The Sceptic Blog

Random thoughts of a random chappy

The end of the world may – or may not – be nigh

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1.    A common objective of environmental campaigns is sustainability.  That is to say, a test frequently applied in determining the propriety of a use of natural resources is whether it is sustainable itself (as in the case of forestation and irrigation) or whether it threatens the sustainability of all or part of the ecological system (as in the case of the emission of greenhouse gases or the hunting of a species).  However, this assumes either that the world ought to be allowed to last forever or, at least, that it is improper for us to do anything that threatens to shorten its likely span of existence.2.    Jewish thinking has traditionally neither expected nor desired this world to last forever.

3.    Midrashic tradition posits this world as the seventh in a series (based on the number of words in the first verse of the Bible), each of the first six of which was destroyed (based on the rabbinic understanding of the word “sohu” as not meaning “null”, as sometimes translated, but as referring to desolate destruction) (incidentally providing one of the many possible rabbinic explanations of dinosaur fossils).

4.    Each world, according to this tradition, is a time-limited experiment created by God to produce some kind of spiritual force, of the nature of which we can comprehend only a very shadowy picture.  In the case of this world, the rabbinic construction of the behaviour of Adam (“Adam sinned for the sake of Heaven”) suggests the creation of a world in which man descended from an angelic state, in which he obeys God as an automaton without choice, to a state of tension between a selfish animalism and an altruistic holiness.  When human altruism finally triumphs over bestial selfishness through an exertion of free will, the product is a kiddush hashem of unequalled proportions, justifying the creation of the world and rendering its continued existence, at any rate in this form, unnecessary.

5.    Hence the difference between the Messianic Era and the World to Come.  The former is still “business as usual” so far as nature is concerned (at least according to Maimonides – others differ to a greater or lesser extent) while the latter is the end of this world as we know it.  This is why the description “the world to come” is used to describe the state attained by those who die now, as well as the state attained by everyone as a culmination of the perfection of the natural order known as the Messianic Era.

6.    For the Jew, therefore, the continuation of this world is not, in itself, an aim at all.  For me personally, I aim at the attainment of a state of wholly spiritual existence after death known as my personal world to come.  For the world, I aim to participate in producing an environment which proclaims the existence and kingship of Hashem.  With this in mind, the rabbis have often predicted different periods for the life of this world.  A number are discussed in Gemara Sanhedrin 97.  One that focuses our minds is that of 6,000 years, which on the basis of our traditional numbering would give the world a little over two centuries to go.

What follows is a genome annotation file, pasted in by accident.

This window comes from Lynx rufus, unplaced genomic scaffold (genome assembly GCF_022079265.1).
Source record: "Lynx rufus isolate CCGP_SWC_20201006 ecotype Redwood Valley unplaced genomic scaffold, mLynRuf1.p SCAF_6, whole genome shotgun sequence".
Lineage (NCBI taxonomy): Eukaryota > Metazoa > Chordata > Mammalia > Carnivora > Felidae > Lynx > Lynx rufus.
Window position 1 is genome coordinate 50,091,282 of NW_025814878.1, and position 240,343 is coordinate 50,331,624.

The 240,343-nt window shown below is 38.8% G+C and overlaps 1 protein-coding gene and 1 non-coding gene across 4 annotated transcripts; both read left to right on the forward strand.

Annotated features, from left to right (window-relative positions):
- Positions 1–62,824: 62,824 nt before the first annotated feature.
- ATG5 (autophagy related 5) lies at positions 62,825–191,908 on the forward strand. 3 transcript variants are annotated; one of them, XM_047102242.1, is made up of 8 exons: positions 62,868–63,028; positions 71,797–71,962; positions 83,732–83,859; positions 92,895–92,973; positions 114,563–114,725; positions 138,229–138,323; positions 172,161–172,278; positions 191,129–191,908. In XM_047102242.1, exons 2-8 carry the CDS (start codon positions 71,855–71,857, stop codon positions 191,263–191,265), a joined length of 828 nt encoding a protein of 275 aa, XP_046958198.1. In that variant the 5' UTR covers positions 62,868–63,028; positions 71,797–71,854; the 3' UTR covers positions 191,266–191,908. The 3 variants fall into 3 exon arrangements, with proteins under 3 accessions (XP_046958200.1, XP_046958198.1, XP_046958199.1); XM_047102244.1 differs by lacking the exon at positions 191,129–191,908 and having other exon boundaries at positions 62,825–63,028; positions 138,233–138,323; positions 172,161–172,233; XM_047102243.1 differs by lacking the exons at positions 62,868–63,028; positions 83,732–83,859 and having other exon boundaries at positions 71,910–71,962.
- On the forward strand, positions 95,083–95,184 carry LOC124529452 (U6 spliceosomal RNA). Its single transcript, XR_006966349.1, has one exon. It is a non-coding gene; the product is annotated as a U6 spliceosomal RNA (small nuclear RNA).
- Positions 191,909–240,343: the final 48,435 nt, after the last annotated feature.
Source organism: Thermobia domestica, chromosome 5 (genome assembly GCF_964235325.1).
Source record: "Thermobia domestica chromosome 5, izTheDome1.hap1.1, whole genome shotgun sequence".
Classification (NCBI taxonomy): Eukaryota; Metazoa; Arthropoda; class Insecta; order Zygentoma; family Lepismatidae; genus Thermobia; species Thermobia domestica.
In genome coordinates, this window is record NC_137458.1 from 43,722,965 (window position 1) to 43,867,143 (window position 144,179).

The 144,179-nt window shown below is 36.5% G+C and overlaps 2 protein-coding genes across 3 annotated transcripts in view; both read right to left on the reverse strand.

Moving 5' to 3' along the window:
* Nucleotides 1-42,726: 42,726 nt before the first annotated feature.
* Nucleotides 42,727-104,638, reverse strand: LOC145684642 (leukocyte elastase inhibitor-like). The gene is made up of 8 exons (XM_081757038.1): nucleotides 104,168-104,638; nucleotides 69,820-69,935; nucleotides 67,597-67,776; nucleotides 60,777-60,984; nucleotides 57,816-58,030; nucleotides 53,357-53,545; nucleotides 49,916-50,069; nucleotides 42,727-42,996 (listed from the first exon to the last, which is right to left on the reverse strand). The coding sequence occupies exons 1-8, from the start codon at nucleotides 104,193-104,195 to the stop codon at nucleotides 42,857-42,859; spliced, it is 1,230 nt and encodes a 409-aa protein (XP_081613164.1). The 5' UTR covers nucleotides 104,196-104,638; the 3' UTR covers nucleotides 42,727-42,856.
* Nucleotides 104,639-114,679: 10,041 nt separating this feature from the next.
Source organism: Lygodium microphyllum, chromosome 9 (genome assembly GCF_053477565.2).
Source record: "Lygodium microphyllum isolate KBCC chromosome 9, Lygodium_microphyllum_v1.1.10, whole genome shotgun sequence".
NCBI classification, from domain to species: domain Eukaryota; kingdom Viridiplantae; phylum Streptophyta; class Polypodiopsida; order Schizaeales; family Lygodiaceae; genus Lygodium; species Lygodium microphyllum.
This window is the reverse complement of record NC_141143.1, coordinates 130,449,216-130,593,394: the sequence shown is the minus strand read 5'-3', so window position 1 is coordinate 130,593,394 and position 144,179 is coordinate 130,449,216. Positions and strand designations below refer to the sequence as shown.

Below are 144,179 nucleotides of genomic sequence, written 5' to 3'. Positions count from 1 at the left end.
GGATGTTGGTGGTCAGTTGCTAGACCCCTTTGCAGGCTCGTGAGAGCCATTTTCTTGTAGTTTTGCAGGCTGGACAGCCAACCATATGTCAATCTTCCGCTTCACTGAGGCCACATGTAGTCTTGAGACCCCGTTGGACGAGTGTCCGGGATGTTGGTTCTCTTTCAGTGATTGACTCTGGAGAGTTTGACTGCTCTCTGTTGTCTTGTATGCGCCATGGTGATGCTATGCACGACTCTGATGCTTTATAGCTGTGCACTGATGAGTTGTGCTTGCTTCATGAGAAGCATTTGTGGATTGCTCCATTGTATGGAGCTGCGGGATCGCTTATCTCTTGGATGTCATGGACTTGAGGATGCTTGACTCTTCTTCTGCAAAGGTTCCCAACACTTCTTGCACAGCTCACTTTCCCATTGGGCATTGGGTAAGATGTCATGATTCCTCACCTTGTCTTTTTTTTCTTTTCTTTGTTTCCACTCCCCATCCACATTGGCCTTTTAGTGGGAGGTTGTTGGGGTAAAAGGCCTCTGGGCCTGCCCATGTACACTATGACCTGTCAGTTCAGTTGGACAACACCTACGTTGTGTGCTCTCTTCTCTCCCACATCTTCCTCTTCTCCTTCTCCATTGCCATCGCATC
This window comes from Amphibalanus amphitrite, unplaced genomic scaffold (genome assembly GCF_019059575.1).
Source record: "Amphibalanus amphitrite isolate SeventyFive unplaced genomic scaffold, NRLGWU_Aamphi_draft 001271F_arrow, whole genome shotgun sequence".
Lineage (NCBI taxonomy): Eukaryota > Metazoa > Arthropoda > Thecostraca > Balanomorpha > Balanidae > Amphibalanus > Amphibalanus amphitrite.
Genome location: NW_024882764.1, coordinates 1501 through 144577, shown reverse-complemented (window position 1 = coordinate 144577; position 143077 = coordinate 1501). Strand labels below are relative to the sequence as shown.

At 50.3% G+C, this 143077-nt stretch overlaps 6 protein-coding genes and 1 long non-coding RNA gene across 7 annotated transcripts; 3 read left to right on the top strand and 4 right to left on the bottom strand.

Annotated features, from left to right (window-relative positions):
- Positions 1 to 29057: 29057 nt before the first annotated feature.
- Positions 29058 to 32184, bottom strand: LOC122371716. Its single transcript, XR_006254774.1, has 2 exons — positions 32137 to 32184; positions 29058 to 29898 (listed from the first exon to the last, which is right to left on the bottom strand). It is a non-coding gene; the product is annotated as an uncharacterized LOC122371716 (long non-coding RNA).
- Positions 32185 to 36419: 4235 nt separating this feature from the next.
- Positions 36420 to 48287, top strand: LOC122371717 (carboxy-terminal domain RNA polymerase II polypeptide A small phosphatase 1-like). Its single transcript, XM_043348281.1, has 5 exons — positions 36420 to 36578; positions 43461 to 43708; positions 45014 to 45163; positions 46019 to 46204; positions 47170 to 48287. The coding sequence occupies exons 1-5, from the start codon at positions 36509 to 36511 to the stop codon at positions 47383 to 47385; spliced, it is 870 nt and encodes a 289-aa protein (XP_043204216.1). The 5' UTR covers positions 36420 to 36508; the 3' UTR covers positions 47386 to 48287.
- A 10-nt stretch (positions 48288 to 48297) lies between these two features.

7.    Nor does that necessarily seem unreasonable to the modern mind.  The world seems tired.  Its resources, whatever environmental decisions are taken, will become more than a little stretched in the next couple of hundred years even if the human family increases at a slower rate than at present.  And, of course, increasingly sophisticated techniques of astronomical observation have made it possible in recent years for scientists to observe the number of near misses that the world has had in the matter of meteoric collisions and to speculate how long it will be before we sustain a direct hit.

8.    Although much of Jewish law tells us to respect the world and its resources and to use them with care, the prospect of using them solely in order to achieve perpetual sustainability is not one which commends itself.  For one thing, we have always believed in the precariousness of the world’s existence, and the constant reliance on Hashem’s chessed in keeping us alive, which scientists are now beginning to conclude for themselves.  For another, it has always seemed to us to be more important to ensure that we arrive at the next world in a fit spiritual state than that we prolong this world, or our miniscule share in it, to a particular length.

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Written by Daniel Greenberg

October 24, 2004 at 12:00 pm

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